Prep Time
1 Hour 15 Mins
Yield
Serves 6 (makes 8 cups)
Photo: Iain Bagwell; Styling: Kevin Crafts

How to Make It

Step 1

Make meatballs: In a large bowl, combine egg, panko, milk, garlic, lemon zest, mint, parsley, salt, and pepper and let sit a few minutes for crumbs to soften. Add lamb, breaking up with your fingers, and mix well with your hands.

Step 2

With wet hands, form meat mixture into 3/4-in. balls (use about 3/4 tsp. for each) and set on a rimmed baking sheet. Chill until a little firmer, about 15 minutes.

Step 3

Meanwhile, make soup: In a large covered pot, bring broth and zest to a simmer. Add rice and simmer over low heat, partially covered, until rice is al dente, about 20 minutes.

Step 4

While soup simmers, heat oil in a large, heavy frying pan (preferably nonstick) over medium-high heat. Cook meatballs in 2 batches, turning once, to brown on 2 sides, about 6 minutes total. Shake pan, rolling meatballs around to brown a little further. With a slotted spoon, transfer meatballs to paper towels.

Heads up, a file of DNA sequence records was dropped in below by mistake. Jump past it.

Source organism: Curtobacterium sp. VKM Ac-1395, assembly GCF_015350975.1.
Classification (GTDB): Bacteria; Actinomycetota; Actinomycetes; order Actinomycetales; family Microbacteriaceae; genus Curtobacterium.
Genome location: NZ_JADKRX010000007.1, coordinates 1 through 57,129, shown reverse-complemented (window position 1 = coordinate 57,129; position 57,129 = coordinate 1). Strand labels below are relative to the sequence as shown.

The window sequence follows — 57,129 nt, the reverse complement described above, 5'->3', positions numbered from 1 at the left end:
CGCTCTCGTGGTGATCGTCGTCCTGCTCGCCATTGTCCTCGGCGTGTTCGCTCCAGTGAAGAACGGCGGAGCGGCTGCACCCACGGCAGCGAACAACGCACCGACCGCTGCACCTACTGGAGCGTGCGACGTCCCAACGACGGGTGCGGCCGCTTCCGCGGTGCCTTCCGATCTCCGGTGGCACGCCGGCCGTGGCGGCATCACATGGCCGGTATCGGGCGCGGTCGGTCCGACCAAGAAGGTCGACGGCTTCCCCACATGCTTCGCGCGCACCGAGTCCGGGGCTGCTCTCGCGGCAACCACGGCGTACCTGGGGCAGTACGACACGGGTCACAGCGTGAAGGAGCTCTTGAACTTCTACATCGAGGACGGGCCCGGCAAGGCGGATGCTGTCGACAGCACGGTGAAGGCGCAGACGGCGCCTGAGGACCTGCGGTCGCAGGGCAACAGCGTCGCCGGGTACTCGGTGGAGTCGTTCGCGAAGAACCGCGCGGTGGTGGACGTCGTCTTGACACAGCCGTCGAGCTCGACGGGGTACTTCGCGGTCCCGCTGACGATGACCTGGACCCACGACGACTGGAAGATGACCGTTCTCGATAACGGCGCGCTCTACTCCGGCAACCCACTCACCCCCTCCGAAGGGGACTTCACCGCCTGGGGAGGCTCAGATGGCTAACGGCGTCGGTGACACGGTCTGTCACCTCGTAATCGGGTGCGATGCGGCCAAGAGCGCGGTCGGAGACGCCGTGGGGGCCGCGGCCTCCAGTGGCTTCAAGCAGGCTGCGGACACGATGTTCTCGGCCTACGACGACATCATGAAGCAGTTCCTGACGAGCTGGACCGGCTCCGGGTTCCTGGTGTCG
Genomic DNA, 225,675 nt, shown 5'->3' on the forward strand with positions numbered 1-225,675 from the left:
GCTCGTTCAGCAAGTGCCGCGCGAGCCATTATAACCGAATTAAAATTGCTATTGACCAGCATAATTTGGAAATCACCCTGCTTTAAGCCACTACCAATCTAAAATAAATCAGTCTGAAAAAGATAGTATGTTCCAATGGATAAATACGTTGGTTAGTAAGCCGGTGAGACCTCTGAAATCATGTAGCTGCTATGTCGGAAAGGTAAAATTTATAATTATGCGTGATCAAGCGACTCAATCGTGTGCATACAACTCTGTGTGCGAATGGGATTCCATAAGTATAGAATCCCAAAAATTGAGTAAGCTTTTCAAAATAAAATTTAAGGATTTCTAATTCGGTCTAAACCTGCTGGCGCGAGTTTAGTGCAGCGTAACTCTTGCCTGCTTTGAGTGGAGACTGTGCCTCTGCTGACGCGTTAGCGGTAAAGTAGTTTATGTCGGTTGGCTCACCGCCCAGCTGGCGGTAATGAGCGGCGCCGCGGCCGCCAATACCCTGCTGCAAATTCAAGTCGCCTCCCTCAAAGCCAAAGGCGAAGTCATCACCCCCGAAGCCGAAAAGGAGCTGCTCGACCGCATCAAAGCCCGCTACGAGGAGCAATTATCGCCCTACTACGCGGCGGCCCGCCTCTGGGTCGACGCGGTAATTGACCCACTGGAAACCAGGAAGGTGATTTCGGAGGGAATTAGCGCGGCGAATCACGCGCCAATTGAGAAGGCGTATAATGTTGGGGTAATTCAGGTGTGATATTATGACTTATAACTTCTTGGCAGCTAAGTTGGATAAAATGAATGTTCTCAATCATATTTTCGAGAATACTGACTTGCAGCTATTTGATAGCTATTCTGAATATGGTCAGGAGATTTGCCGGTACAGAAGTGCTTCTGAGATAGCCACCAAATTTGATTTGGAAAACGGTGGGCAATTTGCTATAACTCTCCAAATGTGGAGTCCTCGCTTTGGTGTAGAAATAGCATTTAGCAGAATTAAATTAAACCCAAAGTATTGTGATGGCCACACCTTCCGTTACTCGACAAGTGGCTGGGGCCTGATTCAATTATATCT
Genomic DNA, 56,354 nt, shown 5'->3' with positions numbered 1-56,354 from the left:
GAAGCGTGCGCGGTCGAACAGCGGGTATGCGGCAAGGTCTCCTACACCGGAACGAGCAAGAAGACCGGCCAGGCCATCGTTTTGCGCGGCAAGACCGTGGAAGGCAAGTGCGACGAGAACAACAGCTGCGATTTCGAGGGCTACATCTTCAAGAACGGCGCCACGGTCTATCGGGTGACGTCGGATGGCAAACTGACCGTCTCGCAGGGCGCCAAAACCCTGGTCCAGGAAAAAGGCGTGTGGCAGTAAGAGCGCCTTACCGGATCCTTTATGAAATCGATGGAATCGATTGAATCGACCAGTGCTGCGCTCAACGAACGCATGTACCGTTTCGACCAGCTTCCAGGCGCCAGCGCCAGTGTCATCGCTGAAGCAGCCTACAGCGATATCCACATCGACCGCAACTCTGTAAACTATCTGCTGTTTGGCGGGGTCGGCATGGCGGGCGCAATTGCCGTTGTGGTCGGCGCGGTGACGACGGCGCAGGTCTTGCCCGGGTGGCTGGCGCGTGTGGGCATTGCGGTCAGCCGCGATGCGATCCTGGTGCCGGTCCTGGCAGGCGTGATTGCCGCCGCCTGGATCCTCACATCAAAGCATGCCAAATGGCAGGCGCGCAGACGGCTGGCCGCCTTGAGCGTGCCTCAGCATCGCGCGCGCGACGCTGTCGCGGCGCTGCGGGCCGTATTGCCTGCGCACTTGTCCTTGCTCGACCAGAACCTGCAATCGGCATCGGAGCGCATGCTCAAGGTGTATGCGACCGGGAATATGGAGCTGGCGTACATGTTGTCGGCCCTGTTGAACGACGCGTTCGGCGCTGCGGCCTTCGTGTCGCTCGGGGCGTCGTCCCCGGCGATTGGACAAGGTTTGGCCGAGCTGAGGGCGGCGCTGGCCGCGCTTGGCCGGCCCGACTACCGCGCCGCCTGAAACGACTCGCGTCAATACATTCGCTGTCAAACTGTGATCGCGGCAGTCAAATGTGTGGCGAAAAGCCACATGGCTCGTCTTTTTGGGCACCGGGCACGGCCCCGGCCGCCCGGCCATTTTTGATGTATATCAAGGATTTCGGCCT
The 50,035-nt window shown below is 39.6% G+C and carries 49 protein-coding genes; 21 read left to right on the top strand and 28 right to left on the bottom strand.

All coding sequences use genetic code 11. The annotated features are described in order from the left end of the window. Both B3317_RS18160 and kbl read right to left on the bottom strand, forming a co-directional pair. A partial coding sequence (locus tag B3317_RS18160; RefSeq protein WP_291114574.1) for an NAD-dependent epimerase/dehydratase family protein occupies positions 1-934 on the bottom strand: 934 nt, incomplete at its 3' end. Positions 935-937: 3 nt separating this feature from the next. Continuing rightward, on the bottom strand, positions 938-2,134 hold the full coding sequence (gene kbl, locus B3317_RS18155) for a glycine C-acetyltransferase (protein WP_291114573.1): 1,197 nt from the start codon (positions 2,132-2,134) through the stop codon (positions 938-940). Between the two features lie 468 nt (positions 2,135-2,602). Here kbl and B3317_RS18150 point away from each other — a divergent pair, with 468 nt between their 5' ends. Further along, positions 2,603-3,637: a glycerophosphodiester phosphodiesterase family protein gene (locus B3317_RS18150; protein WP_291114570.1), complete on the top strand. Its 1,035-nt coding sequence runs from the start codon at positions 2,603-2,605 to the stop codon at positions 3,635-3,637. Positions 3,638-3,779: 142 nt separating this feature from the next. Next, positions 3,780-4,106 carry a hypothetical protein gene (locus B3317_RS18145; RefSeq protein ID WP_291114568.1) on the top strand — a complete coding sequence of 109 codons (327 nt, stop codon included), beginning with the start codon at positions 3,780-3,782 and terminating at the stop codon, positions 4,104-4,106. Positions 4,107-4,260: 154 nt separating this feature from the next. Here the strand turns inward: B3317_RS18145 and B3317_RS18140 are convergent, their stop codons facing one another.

Step 5

With a slotted spoon, remove zest from soup and discard. Add meatballs and bring to a simmer over high heat. Turn off heat.

Step 6

In a medium bowl, whisk eggs to blend and add lemon juice. Whisk in a ladle of hot soup. One at a time, whisk in about 5 more ladles of soup, then return mixture to pot. Rewarm over low heat if needed. Serve immediately with more mint and parsley.

Step 7

Mastering meatballs. They sound rustic, but they're delicate things that suffer from over-handling. Here are tips for making them come out right.

Step 8

Mixing: Always start by mixing the bread crumbs (which keep the meatballs from getting tough), any liquids, and seasonings—then add the meat. Stop when the mixture looks evenly blended; don't overwork it.

Step 9

Forming: Dampen your hands with cold water to keep the meat mixture from sticking while you roll it into balls. If it's still sticky, let it sit for a few minutes in the fridge.

Step 10

Browning: A good crust helps meatballs retain their shape—important if they're going to simmer in a thick sauce. If you plan to eat them on their own or add them to broth, though, a light pan-frying will do the trick.

Step 11

Note: Nutritional analysis is per 1 1/2-cup serving.

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